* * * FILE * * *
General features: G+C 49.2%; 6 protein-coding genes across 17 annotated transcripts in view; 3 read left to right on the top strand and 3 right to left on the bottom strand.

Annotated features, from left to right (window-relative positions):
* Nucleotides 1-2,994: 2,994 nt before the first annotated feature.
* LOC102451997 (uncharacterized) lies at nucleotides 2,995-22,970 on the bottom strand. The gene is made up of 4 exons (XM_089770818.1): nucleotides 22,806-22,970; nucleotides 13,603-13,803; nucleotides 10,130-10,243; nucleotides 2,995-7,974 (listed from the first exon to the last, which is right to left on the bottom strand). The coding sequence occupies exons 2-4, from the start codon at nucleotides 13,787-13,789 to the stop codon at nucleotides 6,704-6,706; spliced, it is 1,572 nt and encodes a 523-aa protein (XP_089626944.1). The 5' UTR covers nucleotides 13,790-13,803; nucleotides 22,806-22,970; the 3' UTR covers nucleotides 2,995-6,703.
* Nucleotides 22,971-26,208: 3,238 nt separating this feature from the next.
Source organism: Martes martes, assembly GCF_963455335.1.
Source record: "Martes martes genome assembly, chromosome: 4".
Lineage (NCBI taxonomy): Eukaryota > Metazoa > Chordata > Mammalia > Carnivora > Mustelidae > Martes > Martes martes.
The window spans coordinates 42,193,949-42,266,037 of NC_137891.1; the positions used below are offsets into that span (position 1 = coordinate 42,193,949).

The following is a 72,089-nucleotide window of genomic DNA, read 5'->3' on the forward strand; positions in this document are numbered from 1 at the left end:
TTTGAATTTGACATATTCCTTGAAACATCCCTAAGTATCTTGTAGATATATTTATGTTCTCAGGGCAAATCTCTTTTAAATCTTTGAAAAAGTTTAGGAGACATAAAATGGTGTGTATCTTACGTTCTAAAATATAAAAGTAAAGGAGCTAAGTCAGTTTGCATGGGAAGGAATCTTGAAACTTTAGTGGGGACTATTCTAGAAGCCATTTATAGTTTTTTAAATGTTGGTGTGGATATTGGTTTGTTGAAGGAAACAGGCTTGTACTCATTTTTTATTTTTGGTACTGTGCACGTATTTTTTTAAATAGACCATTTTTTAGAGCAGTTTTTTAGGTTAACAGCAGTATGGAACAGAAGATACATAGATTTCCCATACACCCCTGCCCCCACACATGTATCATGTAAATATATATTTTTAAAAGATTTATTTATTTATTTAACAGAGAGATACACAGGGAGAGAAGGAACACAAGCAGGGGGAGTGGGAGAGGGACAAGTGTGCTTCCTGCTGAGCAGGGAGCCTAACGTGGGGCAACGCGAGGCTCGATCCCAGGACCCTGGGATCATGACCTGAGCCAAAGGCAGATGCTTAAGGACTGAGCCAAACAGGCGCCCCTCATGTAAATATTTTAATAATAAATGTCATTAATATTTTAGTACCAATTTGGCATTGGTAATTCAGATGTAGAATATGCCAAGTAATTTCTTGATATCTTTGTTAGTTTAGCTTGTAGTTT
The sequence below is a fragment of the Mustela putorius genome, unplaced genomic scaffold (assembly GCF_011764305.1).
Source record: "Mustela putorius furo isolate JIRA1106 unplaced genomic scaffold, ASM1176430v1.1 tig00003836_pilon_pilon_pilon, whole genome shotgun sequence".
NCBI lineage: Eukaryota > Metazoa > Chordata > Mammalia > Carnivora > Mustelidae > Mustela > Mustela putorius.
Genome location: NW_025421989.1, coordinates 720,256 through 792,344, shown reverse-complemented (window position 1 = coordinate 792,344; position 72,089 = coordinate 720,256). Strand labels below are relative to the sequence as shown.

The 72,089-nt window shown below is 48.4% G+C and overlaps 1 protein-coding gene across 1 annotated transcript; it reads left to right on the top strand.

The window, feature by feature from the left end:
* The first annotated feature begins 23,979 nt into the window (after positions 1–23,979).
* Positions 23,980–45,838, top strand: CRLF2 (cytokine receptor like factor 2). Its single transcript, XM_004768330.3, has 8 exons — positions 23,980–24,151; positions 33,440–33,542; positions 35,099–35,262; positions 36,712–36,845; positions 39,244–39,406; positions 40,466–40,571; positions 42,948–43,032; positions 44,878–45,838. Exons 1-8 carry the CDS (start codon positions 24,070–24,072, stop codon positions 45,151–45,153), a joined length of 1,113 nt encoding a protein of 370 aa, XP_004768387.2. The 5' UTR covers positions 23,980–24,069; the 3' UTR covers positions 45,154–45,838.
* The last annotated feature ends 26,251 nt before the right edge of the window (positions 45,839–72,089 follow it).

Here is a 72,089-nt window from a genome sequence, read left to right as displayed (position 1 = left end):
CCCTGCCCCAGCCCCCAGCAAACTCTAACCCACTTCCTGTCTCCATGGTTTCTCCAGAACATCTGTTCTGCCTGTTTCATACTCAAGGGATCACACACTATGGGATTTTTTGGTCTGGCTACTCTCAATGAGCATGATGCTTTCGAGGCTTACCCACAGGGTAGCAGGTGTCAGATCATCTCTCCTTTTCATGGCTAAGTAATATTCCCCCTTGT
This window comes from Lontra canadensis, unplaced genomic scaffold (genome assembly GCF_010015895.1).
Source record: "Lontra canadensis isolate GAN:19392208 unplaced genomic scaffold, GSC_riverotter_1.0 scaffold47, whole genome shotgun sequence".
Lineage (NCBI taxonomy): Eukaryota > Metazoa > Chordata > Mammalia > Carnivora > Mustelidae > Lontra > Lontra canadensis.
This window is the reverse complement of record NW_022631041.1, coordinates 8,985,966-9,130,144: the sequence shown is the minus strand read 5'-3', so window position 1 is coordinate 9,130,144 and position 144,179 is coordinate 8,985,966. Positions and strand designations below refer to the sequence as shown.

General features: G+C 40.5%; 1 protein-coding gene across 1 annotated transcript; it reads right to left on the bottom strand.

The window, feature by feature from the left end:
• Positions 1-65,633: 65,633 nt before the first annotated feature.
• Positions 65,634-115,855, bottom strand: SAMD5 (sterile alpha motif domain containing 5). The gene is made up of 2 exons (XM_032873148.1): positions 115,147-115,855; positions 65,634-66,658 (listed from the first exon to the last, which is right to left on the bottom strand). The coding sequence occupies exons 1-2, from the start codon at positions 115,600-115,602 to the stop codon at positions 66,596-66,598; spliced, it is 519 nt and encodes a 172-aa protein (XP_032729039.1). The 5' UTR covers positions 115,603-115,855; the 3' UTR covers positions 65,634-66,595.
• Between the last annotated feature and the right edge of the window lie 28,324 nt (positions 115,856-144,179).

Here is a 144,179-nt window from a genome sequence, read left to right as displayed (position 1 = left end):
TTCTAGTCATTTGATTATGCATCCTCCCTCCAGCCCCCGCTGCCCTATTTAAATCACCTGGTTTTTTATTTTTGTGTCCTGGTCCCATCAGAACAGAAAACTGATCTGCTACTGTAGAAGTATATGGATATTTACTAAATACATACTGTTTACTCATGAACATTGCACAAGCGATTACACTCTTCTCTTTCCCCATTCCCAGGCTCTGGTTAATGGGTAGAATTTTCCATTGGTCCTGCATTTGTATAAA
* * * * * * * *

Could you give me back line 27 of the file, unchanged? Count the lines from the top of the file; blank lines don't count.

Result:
General features: G+C 40.5%; 1 protein-coding gene across 1 annotated transcript; it reads right to left on the bottom strand.